Prince Charles charity took £300,000 donation from Russian oligarch with links to Vladimir Putin 

Prince Charles met a Russian oligarch with hyperlinks to Vladimir Putin the identical 12 months his charity accepted a £300,000 donation from the businessman.

The Prince’s Foundation acquired the money from a charity run by Moshe Kantor in 2020, regardless of the billionaire having been named on a ‘Putin list’ launched by the US Treasury in 2018.

Mr Kantor, who lives in a £31million mansion in Hampstead, north London, was sanctioned by the UK in April after Russia’s invasion of Ukraine. But the Moscow-born oligarch had already spent years forging ties with Putin, whereas funnelling greater than £15.5million into British establishments, together with a £3million pledge to the Prince’s Foundation.

The revelations have sparked recent issues over Charles’s dealings with controversial donors after experiences that he ‘brokered’ a donation from the household of Osama Bin Laden – which Clarence House has denied.

Mr Kantor, 68, who’s value an estimated £3.5billion, has met Putin on at the least seven events. The Russian president was a keynote speaker on the World Holocaust Forum in January 2020, organised by Mr Kantor. Charles additionally delivered a speech and was pictured deep in dialog with the oligarch.

Moshe Kantor, 68, donated £300,000 to Prince Charles' charity in 2020 and met the Prince in the same year

Moshe Kantor, 68, donated £300,000 to Prince Charles’ charity in 2020 and met the Prince in the identical 12 months 

Mr Kantor is estimated to be worth £3.5 billion and was sanctioned by the UK in April after Russia¿s invasion of Ukraine

Mr Kantor is estimated to be value £3.5 billion and was sanctioned by the UK in April after Russia’s invasion of Ukraine

The identical 12 months, the Prince’s Foundation accepted a second £300,000 donation from Mr Kantor’s charity.

It adopted a cost of the identical quantity in 2019, which was the primary instalment of a £3million pledge to be paid over ten years.

Clarence House mentioned: ‘As with all donations, the decision to accept this money would have rested with the charity’s trustees.’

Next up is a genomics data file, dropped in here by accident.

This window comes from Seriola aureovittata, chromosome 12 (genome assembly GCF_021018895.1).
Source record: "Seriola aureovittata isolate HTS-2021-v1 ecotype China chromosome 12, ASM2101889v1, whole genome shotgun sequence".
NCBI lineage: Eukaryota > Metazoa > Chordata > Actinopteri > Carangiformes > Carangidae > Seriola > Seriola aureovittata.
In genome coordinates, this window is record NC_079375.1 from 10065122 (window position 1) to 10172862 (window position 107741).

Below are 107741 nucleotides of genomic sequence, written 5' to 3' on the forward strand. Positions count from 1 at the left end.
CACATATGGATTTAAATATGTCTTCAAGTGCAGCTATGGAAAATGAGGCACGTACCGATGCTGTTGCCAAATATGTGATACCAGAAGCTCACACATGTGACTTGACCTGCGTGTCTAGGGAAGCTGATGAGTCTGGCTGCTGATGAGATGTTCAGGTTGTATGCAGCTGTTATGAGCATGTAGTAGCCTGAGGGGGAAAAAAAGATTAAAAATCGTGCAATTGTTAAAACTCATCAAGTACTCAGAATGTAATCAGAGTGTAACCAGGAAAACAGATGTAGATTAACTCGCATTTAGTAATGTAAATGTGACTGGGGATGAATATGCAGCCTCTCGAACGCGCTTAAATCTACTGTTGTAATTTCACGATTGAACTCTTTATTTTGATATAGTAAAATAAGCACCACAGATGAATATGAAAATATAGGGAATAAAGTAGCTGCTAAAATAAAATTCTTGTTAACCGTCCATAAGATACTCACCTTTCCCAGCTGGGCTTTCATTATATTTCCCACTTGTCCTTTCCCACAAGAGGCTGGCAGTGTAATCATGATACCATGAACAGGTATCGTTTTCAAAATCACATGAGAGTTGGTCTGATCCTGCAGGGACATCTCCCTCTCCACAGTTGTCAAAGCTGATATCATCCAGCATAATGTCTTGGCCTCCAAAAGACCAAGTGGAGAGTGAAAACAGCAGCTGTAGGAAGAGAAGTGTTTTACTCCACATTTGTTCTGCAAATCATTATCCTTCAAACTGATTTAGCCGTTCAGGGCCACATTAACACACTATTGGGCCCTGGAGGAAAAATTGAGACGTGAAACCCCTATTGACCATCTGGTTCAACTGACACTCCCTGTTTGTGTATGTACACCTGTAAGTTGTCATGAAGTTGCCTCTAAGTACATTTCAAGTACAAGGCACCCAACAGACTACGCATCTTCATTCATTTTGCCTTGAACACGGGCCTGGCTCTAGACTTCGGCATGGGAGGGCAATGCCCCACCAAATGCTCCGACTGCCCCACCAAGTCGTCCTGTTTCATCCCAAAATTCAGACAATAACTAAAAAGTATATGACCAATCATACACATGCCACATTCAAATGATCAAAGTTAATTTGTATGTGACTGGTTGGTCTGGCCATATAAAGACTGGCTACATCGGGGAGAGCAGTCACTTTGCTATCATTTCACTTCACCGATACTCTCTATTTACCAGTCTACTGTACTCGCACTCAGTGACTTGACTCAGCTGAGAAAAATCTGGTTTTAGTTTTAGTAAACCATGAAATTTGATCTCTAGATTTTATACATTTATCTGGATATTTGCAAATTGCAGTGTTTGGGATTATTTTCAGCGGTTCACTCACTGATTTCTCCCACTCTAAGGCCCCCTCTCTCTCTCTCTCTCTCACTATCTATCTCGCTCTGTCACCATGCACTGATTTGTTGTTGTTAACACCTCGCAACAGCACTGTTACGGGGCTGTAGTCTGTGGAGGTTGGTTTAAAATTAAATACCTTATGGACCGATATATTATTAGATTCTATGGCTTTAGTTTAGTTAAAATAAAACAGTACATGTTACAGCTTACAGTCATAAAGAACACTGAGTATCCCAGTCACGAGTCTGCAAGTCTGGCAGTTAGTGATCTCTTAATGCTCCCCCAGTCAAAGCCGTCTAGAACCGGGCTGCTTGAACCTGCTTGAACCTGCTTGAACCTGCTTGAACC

Last week, it emerged that the Prince of Wales’s Charitable Fund (PWCF) secured a £1million donation from the household of Osama Bin Laden after Charles held a non-public assembly with the terrorist’s half-brother, Bakr, at Clarence House in 2013.

Clarence House mentioned the PWCF’s trustees accepted the donation with out the prince’s involvement.

It got here simply weeks after it was revealed that Charles personally acquired £860,000 in Fortnum and Mason service baggage as one among three money funds totalling £2.5million from a former Qatari prime minister to the PWCF.

Separately, the prince faces being interviewed by police after it was alleged his closest aide supplied to assist a Saudi billionaire get a knighthood and British citizenship in trade for ‘generous’ donations to his basis.

Royal sources have insisted Charles had no data of any alleged deal.

But ex-Lib Dem minister Norman Baker, who filed a felony grievance concerning the matter final 12 months, mentioned: ‘The Prince’s Foundation has an extended historical past of accepting cash from unsavoury characters. It now seems that you simply add to the listing an oligarch with ties to Vladimir Putin.

‘Either the Prince’s Foundation failed to hold out due diligence or it merely doesn’t care.’

The Charity Commission froze the accounts of the Kantor Charitable Foundation after its founder was added to Britain’s sanctions listing.

Mr Kantor is the biggest shareholder of fertiliser agency Acron, which has ‘vital strategic significance for the Russian government’, in response to the Foreign Office.

The Prince’s Foundation mentioned the choice to just accept the Kantor donations was ‘based on the information available at the time, rather than information which subsequently comes to light’.

Mr Kantor, who has Russian, British and Israeli citizenship, was named by the US in 2018 as one among 114 Russian politicians and 96 oligarchs on its ‘Putin list’, printed after alleged Russian meddling in its 2016 election.

Washington mentioned inclusion on the listing was ‘determined by closeness to the Russian regime and their net worth’, however didn’t point out the US had proof of involvement in ‘malign activities’.

A spokesman for Mr Kantor mentioned it was ‘false and groundless’ to say he had ties to Putin and the depiction of him as ‘a Russian oligarch is flawed and offensive’.

He added that Mr Kantor’s conferences with Putin have been in his capability as president of the European Jewish Congress and World Holocaust Forum.

And it was ‘perfectly normal’ for his charity to donate to UK establishments, on condition that he and his household have lived in Britain for greater than ten years, the spokesman mentioned.